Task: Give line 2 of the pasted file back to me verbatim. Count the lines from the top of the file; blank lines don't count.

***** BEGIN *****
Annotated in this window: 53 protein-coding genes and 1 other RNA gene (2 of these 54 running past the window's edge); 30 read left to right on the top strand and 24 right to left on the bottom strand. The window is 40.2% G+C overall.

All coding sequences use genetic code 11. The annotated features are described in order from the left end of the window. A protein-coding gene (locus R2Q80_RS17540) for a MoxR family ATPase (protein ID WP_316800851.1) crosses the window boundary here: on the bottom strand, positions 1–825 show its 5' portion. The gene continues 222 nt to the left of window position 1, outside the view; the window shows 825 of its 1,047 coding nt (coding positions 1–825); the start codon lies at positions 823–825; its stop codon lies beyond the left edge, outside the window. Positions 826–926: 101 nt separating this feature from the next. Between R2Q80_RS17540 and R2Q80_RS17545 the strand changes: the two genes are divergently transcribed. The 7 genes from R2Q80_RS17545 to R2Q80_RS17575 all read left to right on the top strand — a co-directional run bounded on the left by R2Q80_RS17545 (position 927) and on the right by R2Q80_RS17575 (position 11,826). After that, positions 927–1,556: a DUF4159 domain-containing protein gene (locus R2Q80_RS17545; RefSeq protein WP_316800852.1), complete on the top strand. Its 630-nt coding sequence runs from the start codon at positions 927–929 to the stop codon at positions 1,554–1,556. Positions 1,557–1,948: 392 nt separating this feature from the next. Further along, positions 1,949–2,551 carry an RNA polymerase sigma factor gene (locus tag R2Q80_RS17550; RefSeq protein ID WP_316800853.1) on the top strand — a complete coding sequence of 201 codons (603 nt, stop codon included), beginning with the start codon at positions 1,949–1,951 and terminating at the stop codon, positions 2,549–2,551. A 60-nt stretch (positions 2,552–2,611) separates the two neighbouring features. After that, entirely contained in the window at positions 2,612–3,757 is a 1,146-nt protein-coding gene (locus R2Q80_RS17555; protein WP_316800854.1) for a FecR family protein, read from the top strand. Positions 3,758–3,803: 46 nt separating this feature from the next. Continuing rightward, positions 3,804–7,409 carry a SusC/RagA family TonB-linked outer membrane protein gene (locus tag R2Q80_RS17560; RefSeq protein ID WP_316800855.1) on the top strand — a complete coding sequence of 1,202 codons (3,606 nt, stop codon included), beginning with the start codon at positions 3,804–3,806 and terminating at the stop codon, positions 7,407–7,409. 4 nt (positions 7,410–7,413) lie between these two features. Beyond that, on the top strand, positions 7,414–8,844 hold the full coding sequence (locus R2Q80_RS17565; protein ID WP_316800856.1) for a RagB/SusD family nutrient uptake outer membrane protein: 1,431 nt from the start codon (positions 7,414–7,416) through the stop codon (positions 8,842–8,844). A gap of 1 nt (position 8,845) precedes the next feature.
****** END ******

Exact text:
All coding sequences use genetic code 11. The annotated features are described in order from the left end of the window. A protein-coding gene (locus R2Q80_RS17540) for a MoxR family ATPase (protein ID WP_316800851.1) crosses the window boundary here: on the bottom strand, positions 1–825 show its 5' portion. The gene continues 222 nt to the left of window position 1, outside the view; the window shows 825 of its 1,047 coding nt (coding positions 1–825); the start codon lies at positions 823–825; its stop codon lies beyond the left edge, outside the window. Positions 826–926: 101 nt separating this feature from the next. Between R2Q80_RS17540 and R2Q80_RS17545 the strand changes: the two genes are divergently transcribed. The 7 genes from R2Q80_RS17545 to R2Q80_RS17575 all read left to right on the top strand — a co-directional run bounded on the left by R2Q80_RS17545 (position 927) and on the right by R2Q80_RS17575 (position 11,826). After that, positions 927–1,556: a DUF4159 domain-containing protein gene (locus R2Q80_RS17545; RefSeq protein WP_316800852.1), complete on the top strand. Its 630-nt coding sequence runs from the start codon at positions 927–929 to the stop codon at positions 1,554–1,556. Positions 1,557–1,948: 392 nt separating this feature from the next. Further along, positions 1,949–2,551 carry an RNA polymerase sigma factor gene (locus tag R2Q80_RS17550; RefSeq protein ID WP_316800853.1) on the top strand — a complete coding sequence of 201 codons (603 nt, stop codon included), beginning with the start codon at positions 1,949–1,951 and terminating at the stop codon, positions 2,549–2,551. A 60-nt stretch (positions 2,552–2,611) separates the two neighbouring features. After that, entirely contained in the window at positions 2,612–3,757 is a 1,146-nt protein-coding gene (locus R2Q80_RS17555; protein WP_316800854.1) for a FecR family protein, read from the top strand. Positions 3,758–3,803: 46 nt separating this feature from the next. Continuing rightward, positions 3,804–7,409 carry a SusC/RagA family TonB-linked outer membrane protein gene (locus tag R2Q80_RS17560; RefSeq protein ID WP_316800855.1) on the top strand — a complete coding sequence of 1,202 codons (3,606 nt, stop codon included), beginning with the start codon at positions 3,804–3,806 and terminating at the stop codon, positions 7,407–7,409. 4 nt (positions 7,410–7,413) lie between these two features. Beyond that, on the top strand, positions 7,414–8,844 hold the full coding sequence (locus R2Q80_RS17565; protein ID WP_316800856.1) for a RagB/SusD family nutrient uptake outer membrane protein: 1,431 nt from the start codon (positions 7,414–7,416) through the stop codon (positions 8,842–8,844). A gap of 1 nt (position 8,845) precedes the next feature.